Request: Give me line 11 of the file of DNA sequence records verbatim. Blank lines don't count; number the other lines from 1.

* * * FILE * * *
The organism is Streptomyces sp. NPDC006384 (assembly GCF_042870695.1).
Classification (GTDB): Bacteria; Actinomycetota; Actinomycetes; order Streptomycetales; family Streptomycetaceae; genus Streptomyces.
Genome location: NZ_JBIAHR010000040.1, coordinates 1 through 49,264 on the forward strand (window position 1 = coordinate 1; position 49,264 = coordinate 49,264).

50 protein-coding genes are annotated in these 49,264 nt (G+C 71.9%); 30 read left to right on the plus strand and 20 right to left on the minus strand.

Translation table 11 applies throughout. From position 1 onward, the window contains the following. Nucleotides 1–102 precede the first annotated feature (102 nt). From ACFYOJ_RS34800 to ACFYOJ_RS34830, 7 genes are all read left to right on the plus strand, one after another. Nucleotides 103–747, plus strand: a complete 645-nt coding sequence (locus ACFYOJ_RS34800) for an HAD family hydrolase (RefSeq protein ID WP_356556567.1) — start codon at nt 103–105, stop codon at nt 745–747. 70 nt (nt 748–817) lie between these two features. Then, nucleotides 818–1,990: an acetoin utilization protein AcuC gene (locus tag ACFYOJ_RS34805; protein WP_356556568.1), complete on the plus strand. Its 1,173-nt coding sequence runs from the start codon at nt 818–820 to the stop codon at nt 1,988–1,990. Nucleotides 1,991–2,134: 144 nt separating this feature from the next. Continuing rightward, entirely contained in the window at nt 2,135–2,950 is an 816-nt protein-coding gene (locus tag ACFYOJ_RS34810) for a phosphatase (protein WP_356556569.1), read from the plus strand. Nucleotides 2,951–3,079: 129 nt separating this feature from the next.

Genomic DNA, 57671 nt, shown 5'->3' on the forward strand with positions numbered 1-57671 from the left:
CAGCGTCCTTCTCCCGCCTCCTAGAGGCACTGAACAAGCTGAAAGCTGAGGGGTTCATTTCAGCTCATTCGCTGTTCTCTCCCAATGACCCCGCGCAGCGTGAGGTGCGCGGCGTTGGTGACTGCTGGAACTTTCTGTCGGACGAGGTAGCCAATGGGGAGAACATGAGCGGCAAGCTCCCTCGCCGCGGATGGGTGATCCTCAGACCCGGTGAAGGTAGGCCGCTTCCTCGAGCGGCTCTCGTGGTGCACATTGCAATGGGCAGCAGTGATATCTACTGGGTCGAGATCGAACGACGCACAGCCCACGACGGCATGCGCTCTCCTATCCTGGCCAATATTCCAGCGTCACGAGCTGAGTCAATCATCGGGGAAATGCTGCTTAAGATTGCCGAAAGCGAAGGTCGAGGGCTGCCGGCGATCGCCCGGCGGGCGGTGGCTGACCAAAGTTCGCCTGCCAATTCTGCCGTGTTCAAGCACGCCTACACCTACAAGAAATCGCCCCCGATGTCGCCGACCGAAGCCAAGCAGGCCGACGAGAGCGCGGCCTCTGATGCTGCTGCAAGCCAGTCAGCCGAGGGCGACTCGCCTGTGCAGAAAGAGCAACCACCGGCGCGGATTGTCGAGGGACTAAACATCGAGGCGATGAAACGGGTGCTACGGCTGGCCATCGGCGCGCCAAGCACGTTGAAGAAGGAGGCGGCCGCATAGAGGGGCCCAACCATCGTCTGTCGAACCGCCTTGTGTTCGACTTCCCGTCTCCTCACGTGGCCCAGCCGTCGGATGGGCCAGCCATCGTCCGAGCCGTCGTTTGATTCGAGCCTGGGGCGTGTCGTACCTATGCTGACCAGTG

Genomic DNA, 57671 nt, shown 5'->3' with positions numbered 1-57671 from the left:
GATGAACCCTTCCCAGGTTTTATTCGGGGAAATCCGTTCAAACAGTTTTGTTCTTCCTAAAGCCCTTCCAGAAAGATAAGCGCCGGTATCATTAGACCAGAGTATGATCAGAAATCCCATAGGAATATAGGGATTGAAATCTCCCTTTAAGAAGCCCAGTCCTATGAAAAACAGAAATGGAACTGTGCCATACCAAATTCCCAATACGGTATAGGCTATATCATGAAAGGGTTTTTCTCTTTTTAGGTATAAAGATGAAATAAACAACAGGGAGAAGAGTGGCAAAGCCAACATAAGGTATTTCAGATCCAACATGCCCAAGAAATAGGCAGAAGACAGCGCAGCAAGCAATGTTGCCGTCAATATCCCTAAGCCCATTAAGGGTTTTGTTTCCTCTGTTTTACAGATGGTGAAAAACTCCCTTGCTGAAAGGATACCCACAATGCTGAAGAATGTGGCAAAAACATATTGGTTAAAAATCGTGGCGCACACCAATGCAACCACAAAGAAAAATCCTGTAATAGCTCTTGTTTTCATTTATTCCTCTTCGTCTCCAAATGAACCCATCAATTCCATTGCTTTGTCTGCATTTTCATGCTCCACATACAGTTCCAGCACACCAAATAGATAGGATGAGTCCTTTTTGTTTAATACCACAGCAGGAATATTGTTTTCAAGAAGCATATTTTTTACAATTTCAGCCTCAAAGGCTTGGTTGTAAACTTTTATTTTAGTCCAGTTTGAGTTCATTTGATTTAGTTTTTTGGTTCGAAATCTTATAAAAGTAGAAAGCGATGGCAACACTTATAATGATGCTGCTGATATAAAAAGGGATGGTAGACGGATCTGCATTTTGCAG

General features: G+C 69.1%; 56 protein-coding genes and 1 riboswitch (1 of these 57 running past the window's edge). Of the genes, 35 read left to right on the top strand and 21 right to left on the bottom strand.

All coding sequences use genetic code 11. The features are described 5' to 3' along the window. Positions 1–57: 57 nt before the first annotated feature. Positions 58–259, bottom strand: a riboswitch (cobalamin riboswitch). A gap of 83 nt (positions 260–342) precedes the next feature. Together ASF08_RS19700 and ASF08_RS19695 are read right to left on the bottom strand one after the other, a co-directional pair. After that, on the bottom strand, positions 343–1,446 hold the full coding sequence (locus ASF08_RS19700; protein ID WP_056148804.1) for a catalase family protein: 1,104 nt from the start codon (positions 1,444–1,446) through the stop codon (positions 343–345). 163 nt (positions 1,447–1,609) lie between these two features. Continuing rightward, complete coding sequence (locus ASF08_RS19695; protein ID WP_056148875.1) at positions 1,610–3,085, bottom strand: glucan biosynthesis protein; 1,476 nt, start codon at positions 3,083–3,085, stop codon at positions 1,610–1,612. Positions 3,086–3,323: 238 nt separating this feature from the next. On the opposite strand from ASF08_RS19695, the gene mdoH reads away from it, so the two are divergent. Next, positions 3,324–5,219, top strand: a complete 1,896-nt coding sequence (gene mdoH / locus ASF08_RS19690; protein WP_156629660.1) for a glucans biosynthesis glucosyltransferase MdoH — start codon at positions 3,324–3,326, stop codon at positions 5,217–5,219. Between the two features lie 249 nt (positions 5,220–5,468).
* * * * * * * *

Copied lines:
All coding sequences use genetic code 11. The features are described 5' to 3' along the window. Positions 1–57: 57 nt before the first annotated feature. Positions 58–259, bottom strand: a riboswitch (cobalamin riboswitch). A gap of 83 nt (positions 260–342) precedes the next feature. Together ASF08_RS19700 and ASF08_RS19695 are read right to left on the bottom strand one after the other, a co-directional pair. After that, on the bottom strand, positions 343–1,446 hold the full coding sequence (locus ASF08_RS19700; protein ID WP_056148804.1) for a catalase family protein: 1,104 nt from the start codon (positions 1,444–1,446) through the stop codon (positions 343–345). 163 nt (positions 1,447–1,609) lie between these two features. Continuing rightward, complete coding sequence (locus ASF08_RS19695; protein ID WP_056148875.1) at positions 1,610–3,085, bottom strand: glucan biosynthesis protein; 1,476 nt, start codon at positions 3,083–3,085, stop codon at positions 1,610–1,612. Positions 3,086–3,323: 238 nt separating this feature from the next. On the opposite strand from ASF08_RS19695, the gene mdoH reads away from it, so the two are divergent. Next, positions 3,324–5,219, top strand: a complete 1,896-nt coding sequence (gene mdoH / locus ASF08_RS19690; protein WP_156629660.1) for a glucans biosynthesis glucosyltransferase MdoH — start codon at positions 3,324–3,326, stop codon at positions 5,217–5,219. Between the two features lie 249 nt (positions 5,220–5,468).